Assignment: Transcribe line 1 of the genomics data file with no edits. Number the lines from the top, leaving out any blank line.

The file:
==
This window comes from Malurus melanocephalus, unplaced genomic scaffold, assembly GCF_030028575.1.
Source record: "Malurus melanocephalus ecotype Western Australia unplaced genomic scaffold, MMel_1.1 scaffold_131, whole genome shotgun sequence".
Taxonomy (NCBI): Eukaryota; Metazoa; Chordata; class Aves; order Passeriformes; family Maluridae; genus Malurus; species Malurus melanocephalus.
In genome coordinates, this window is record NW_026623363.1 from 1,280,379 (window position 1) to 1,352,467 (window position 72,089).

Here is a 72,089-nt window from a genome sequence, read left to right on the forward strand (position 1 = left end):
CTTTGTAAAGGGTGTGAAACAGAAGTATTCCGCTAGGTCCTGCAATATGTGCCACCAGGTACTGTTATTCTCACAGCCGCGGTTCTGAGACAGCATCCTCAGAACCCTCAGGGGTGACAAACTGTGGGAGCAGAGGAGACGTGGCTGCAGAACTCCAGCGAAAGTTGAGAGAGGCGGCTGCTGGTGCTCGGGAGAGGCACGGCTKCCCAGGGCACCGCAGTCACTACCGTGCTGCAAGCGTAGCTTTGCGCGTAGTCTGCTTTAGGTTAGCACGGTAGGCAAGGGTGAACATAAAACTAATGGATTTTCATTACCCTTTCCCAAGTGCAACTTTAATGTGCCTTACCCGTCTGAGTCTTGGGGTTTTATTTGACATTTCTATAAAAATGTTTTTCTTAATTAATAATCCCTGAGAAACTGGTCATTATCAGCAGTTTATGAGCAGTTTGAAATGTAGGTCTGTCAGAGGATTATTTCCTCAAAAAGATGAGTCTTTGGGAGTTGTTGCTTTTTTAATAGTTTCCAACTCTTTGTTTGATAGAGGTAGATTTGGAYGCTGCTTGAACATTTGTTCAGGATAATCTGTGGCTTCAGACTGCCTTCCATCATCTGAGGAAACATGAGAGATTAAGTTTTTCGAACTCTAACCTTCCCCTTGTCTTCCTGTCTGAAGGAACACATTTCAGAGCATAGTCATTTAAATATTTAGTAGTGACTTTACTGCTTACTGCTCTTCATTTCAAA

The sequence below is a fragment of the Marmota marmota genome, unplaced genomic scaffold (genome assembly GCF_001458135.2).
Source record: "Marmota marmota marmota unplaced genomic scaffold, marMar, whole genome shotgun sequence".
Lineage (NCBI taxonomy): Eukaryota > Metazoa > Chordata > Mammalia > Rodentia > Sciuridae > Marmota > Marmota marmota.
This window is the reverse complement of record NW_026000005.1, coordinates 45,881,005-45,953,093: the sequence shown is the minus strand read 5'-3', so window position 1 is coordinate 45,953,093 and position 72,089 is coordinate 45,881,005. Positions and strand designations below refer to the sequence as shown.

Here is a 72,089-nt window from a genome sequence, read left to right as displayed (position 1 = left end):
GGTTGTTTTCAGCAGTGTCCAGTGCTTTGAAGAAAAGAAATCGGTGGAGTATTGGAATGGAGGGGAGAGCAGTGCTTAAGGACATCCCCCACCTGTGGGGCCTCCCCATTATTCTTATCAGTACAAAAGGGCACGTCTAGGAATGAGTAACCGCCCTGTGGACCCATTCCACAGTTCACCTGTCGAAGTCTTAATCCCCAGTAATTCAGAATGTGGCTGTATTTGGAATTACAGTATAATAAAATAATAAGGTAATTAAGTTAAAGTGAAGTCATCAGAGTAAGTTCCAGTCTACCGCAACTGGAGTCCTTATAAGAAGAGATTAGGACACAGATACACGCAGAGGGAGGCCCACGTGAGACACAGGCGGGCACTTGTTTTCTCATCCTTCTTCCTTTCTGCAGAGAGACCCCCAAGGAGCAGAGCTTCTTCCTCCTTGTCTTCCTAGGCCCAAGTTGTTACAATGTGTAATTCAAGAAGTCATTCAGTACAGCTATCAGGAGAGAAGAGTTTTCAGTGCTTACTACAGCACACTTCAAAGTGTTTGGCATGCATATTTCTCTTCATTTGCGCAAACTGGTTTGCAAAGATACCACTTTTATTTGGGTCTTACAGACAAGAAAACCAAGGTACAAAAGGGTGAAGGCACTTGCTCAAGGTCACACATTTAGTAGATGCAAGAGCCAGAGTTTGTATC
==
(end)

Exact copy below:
This window comes from Malurus melanocephalus, unplaced genomic scaffold, assembly GCF_030028575.1.